Dr. Ana Fernandez-Sesma


Ana Fernandez-Sesma, PhD

Principal Investigator (ana.sesma@mssm.edu)

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CV: Fernandez-Sesma CV

Dr. Fernández-Sesma is a Professor of Microbiology at Icahn School of Medicine at Mount Sinai (ISMMS). Her group studies the modulation of innate immunity by viruses of human health interests, such as dengue (DENV), influenza (IAV), and others using primary human systems, such as dendritic cells, macrophages and tonsils. Dr. Fernández-Sesma obtained her MS in Biological Sciences from the University of Salamanca, Spain in 1990 and her PhD in Biomedical Sciences from The Graduate School of Biomedical Sciences at ISMMS in 1998. She currently participates in several multi-investigator projects that use OMICS technologies to study immune responses to viral infections.  She is also very committed to graduate education and mentoring. She is the co-director of the Microbiology Main Training Area (MTA) of the Graduate School of Biomedical Sciences at ISMMS since 2010. She has co-authored over 75 publications and is on the editorial board of several journals, such as Journal of Virology, PLoS Pathogens and mSphere among others. She has participated in several study sections for the US National Institutes of Health (NIH), Centers for Disease Control (CDC) and the Department of Defense (DoD) and is currently a member of the Scientific Council of the Division of Infectious Diseases and Microbiology of the NIH/NIAID.

Dr. Fernández-Sesma’s laboratory has received funding from the NIH and the DoD; and  for the past 4 years she has been ranked on the top 5 and the top female NIH-funded Investigator in Microbiology in the US by The Blue Ridge Institute for Medical Research (BRIMR) http://www.brimr.org/NIH_Awards/2018/NIH_Awards_2018.htm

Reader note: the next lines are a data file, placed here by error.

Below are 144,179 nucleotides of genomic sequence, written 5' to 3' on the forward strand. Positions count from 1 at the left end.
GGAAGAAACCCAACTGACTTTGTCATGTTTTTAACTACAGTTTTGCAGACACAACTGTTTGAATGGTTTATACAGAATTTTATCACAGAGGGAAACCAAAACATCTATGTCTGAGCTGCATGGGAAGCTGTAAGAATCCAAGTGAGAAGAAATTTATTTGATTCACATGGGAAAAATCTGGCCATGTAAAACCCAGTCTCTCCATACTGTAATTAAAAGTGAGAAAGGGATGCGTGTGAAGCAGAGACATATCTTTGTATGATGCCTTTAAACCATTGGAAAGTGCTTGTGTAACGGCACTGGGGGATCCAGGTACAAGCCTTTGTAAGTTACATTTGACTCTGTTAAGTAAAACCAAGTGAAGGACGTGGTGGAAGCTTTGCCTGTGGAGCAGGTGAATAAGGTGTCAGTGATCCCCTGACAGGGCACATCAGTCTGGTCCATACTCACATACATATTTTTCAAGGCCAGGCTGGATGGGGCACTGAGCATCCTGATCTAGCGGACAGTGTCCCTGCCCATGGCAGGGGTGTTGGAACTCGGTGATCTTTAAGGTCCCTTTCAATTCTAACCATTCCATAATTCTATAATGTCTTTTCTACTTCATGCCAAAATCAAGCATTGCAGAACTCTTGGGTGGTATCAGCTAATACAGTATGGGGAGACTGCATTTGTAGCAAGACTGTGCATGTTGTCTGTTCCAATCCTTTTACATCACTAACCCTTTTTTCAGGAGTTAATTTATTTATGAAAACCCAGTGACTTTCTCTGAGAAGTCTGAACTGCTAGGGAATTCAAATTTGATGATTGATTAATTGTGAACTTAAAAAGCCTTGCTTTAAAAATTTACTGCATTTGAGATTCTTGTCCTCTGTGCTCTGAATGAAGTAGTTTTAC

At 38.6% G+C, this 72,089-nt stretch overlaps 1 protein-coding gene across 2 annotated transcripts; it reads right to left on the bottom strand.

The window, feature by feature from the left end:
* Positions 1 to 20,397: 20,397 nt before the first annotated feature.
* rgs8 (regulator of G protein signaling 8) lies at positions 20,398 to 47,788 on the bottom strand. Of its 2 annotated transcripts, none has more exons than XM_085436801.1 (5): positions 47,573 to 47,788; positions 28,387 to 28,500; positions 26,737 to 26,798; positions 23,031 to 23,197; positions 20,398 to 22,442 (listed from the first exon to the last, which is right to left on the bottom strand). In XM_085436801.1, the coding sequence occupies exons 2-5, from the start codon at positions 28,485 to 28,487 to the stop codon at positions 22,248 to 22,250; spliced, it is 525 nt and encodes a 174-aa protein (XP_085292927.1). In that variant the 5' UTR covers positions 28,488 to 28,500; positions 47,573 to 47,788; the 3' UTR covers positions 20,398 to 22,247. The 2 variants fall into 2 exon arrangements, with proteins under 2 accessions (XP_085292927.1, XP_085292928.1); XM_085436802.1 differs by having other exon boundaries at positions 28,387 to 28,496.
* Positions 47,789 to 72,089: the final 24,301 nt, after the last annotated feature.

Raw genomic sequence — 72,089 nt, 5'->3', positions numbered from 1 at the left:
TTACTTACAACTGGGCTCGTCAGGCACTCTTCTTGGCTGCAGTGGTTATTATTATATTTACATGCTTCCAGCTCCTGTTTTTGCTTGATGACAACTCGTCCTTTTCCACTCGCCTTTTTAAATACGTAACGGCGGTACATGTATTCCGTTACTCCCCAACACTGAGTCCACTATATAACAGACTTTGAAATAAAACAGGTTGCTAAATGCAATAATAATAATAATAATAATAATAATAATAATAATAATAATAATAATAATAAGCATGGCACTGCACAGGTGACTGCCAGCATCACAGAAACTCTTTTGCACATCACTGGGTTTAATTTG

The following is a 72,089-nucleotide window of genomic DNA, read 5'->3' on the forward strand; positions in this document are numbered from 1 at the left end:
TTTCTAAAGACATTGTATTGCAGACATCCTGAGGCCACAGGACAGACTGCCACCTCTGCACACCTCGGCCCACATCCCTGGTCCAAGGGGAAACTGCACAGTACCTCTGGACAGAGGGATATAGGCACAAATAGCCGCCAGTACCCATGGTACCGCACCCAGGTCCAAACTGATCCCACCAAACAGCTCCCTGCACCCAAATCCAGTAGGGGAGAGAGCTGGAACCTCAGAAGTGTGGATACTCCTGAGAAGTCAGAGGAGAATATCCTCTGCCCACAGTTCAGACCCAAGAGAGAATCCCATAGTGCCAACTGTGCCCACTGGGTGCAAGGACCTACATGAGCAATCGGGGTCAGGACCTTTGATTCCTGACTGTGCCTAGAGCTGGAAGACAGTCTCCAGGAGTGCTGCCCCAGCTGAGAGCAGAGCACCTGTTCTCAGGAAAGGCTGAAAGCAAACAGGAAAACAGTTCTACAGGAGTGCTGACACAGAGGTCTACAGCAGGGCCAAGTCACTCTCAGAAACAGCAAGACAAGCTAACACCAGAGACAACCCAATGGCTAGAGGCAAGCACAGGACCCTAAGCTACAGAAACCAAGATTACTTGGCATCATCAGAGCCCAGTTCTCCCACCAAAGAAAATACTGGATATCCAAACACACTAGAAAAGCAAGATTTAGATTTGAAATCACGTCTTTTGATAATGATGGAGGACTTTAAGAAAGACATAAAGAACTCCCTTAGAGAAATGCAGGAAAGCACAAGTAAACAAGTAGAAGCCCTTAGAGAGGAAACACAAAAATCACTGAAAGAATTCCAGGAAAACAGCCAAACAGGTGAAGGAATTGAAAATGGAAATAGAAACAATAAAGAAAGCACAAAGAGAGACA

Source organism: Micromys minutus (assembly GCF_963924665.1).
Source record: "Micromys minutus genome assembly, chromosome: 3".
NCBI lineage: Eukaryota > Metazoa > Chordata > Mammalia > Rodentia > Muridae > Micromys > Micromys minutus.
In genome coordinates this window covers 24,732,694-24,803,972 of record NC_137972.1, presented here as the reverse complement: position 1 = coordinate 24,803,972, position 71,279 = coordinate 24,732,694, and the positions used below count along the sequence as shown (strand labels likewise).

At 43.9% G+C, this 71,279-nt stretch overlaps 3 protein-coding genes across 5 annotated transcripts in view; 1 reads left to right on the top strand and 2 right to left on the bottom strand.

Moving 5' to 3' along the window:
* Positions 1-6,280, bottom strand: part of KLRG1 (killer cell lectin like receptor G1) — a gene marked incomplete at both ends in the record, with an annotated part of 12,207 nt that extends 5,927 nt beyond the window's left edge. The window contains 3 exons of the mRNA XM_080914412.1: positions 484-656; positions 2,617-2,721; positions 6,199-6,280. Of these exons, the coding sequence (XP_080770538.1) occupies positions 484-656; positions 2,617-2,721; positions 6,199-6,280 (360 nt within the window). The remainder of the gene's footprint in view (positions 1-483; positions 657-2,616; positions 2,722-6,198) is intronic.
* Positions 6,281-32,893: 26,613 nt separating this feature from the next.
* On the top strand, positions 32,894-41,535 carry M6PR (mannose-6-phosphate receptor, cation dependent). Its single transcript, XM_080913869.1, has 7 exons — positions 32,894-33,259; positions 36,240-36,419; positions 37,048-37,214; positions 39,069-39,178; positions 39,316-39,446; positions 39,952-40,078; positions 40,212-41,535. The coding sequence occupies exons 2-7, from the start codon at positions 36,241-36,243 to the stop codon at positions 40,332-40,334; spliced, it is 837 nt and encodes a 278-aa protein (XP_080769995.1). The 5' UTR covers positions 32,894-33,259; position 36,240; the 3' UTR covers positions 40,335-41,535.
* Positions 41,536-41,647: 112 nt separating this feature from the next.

She is currently the lead-investigator of the Dengue Human Immunology Project Consortium (DHIPC), which is one of the 9 NIH/NIAID-funded HIPC consortia (https://www.immuneprofiling.org/hipc/page/showPage?pg=projects) that investigates the human innate immune responses to DENV in infected and DENV vaccinated individuals. Data from these studies is crucial to understand the early events that shape the innate and adaptive immune responses to DENV infections and vaccinations. The project has also been expanded to study human immune responses to chikungunya (CHIKV) and Zika (ZIKV) viruses.

Important Links:

Department of Microbiology at Icahn School of Medicine:


Dr. Fernandez-Sesma videos:





Garcia-Sastre Lab: http://icahn.mssm.edu/research/labs/garcia-sastre-laboratory

Simon Lab: https://labs.icahn.mssm.edu/simonlab

Gamarnik Lab:  http://www.leloir.org.ar/gamarnik/